North of Here by Laurel Saville

North of Here by Laurel Saville
Publisher: Lake Union Publishing
Genre: Women’s Fiction, Contemporary
Length: Full Length (258 pgs)
Rating: 3 Stars
Reviewed by Stephanotis

The sounds of unexpected tragedies—a roll of thunder, the crash of metal on metal—leave Miranda in shock amid the ruins of her broken family.

As she searches for new meaning in her life, Miranda finds quiet refuge with her family’s handyman, Dix, in his cabin in the dark forests of the Adirondack Mountains. Dix is kind, dependable, and good with an ax—the right man to help the sheltered Miranda heal—but ultimately, her sadness creates a void even Dix can’t fill.

When a man from her distant past turns up, the handsome idealist now known as Darius, he offers Miranda a chance to do meaningful work at The Source, a secluded property filled with his nature worshipers. Miranda feels this charismatic guru is the key to remaking her life, but her grief and desire for love also create an opportunity for his deception. And in her desperate quest to find herself after losing almost everything, Miranda and Dix could pay a higher price than they ever imagined.

Miranda was an interesting character in this book, and the main reason I kept on to the end.  While I liked the author’s voice and the flow of her prose, I have to say this book wasn’t exactly my cup of tea. I’ll admit I’m more of a genre fiction fan than a literary one and this book fit into the latter category and may be the reason I didn’t enjoy it as much as I’d hoped.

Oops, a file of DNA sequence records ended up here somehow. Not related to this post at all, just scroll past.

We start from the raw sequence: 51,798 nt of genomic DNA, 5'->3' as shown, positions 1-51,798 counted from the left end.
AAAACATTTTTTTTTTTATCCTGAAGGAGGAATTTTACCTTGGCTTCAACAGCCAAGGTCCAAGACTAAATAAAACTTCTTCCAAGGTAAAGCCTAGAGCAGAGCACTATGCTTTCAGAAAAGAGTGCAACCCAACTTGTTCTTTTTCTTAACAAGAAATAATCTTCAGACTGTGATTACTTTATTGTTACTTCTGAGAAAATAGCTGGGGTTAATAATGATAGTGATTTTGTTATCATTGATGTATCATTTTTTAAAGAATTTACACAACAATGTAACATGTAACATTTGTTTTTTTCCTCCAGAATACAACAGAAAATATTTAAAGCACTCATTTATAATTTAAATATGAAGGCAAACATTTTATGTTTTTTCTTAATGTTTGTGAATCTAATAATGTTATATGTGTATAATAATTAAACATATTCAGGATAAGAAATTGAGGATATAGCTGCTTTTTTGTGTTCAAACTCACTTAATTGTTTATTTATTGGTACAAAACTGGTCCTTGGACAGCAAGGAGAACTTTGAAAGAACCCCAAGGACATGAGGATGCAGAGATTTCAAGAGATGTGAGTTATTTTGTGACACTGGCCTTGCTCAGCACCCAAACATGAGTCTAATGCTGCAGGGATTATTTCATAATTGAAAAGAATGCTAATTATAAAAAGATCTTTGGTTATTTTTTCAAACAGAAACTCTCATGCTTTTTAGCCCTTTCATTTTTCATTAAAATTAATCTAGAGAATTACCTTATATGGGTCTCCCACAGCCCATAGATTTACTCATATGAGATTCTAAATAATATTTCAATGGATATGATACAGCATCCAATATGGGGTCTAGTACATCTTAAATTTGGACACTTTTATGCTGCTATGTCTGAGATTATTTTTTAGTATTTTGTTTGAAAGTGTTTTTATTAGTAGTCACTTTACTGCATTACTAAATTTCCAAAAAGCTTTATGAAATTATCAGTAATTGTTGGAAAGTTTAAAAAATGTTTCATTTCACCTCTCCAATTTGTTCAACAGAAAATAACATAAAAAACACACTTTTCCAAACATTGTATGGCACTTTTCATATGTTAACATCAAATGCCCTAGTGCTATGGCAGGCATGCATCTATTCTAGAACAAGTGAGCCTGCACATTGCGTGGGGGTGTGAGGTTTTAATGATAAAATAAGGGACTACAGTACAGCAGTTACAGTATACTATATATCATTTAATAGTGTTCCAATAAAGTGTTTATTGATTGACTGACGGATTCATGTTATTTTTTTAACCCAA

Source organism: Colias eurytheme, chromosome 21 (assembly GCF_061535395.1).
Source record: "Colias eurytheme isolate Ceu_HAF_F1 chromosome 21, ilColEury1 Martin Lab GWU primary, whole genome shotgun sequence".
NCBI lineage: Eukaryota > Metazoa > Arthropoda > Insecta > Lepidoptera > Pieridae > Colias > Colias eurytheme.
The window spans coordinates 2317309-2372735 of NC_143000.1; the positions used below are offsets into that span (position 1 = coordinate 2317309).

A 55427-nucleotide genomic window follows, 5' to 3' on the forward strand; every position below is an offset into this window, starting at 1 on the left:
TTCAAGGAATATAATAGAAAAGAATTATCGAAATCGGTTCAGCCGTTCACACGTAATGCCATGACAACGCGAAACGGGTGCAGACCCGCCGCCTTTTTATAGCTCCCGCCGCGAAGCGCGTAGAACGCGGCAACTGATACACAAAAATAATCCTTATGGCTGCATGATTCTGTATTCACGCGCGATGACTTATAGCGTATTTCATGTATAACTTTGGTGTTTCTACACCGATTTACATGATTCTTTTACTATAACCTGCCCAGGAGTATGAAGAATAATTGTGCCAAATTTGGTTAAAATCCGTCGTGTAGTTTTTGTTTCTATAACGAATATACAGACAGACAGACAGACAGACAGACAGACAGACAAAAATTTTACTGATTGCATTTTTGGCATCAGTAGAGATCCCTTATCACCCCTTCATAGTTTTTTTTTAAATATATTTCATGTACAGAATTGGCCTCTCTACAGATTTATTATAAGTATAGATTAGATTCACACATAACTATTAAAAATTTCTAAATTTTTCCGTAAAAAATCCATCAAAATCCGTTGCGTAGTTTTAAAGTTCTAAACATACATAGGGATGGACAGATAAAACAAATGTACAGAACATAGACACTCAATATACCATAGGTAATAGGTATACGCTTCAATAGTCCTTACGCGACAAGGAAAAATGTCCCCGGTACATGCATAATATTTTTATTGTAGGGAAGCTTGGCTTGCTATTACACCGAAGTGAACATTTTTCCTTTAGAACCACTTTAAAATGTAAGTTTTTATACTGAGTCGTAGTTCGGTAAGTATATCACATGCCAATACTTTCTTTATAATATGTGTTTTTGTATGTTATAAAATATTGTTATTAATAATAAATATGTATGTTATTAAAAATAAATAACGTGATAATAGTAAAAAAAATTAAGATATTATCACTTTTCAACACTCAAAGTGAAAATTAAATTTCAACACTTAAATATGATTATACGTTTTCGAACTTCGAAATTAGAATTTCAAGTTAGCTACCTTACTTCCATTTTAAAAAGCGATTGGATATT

The reason I’m not typically a fan of literary novels is I feel authors spend too much time telling us what happened rather than showing us. It’s not so much the fault of the writer, but the style they choose to write in. I did feel this story could have been much stronger and more enjoyable, at least for me, told with more dialogue and more in the here and now than being told the story in narration form.

It’s a bittersweet story, very moving in parts, very sad in others. I did feel a connection with Miranda because of the situation she found herself in. It’s a dire one and none of which is her fault, so I began cheering her on. I hoped that things turn around for her, especially when Dix comes on the scene.

What dialogue there was in this book was excellent, very lifelike and one of the reasons I wished there would have been more. All the characters seemed believable even if some weren’t that likeable.

It does, as any book should, make you think about things, in this case, lose and healing and trying to move on with one’s life after a tragedy.

If you are a fan of literary fiction, I’d say give this one a read.

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